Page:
Last night we once again studied one of the foundational elements of our Baptist Faith & Message. Unfortunately, the recording did not work, so there's no audio link.
The subject of the night was "Stewardship." For starters, here's what the Baptist Faith & Message states:
God is the source of all blessings, temporal and spiritual; all that we have and are we owe to Him. Christians have a spiritual debtorship to the whole world, a holy trusteeship in the gospel, and a binding stewardship in their possessions. They are therefore under obligation to serve Him with their time, talents, and material possessions; and should recognize all these as entrusted to them to use for the glory of God and for helping others. According to the Scriptures, Christians should contribute of their means cheerfully, regularly, systematically, proportionately, and liberally for the advancement of the Redeemer's cause on earth.
It's a good statement. Though accurate, it lacks something. Perhaps it's because it sounds like it was edited by a committee who wanted to ensure that every key phrase and buzzword ever used in sermons relating to stewardship was included.
I began last night by just asking the crowd what the word "stewardship" means. It's interesting that whenever you ask a question in a church setting, people seem to think the answer must always be "churchy". While it's true that Christian stewardship has to do with trusting God and evangelizing the world (both answers given last night) the point is that the word "stewardship" has meaning outside the church.
So what does it mean?
One person answered "Good management." That was a good answer. It led to another responding "Good management of items that don't belong to you." Wow. Now, we're getting somewhere.
The word comes from the term "steward" which is defined as follows:
- a person who manages another's property or financial affairs; one who administers anything as the agent of another or others.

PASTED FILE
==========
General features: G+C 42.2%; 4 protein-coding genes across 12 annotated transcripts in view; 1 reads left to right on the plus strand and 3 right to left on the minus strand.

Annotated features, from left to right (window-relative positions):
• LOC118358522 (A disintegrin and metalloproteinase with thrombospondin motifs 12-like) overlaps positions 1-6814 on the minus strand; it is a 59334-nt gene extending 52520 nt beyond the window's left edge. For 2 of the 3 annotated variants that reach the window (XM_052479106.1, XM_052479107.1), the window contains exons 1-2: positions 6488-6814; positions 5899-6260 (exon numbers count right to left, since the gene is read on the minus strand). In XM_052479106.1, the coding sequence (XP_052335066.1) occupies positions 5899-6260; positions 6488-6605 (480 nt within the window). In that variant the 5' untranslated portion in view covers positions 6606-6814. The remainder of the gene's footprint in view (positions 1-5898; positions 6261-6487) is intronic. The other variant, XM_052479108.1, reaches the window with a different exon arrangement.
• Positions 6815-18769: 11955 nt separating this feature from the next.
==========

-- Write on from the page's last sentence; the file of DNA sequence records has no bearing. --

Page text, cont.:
- a person who has charge of the household of another, buying or obtaining food, directing the servants, etc.
- an employee who has charge of the table, wine, servants, etc., in a club, restaurant, or the like.
So, it's not that difficult. It's about managing something that doesn't belong to us. For believers, it's understood that God owns everything. The problem is that church culture has so messed up this concept that whenever a pastor or leader begins to speak about stewardship, people eventually think "He's talking about needing more money for the church."
How have we (Christians and the church) become so messed up when it comes to stewardship? Here are some reasons I believe we've landed here. . .
- We equate "stewardship" with a capital fund-raising campaign. Isn't it interesting that the only time many churches ever talk about stewardship is when money is needed (or wanted) to fund the construction of new facilities? We have had at least two of these campaigns at First Baptist since I've been here. Though promoted by godly people in consutation with legitimate ministries, I have always come away feeling uneasy. I remember one campaign we were in about 15 years ago where we were required to make home visits to all church members to see how much they would commit to give "over and above their tithes" to the new building program. One church member said to our visiting team "Wow. This is the only visit I've ever received from people at the church. I haven't attended in a while, but when you come, you're asking for money?" Ouch. I wanted to crawl under a table. Sometimes these capital funds campaigns reek of typical self-centric, marketing strategies. Now, I'm not throwing everyone under the bus here. We were required, as many churches are, to have these campaigns in order to secure the loans necessary for new construction. (BTW - this leads to the question "Should churches even take out loans?" Another topic for another day.)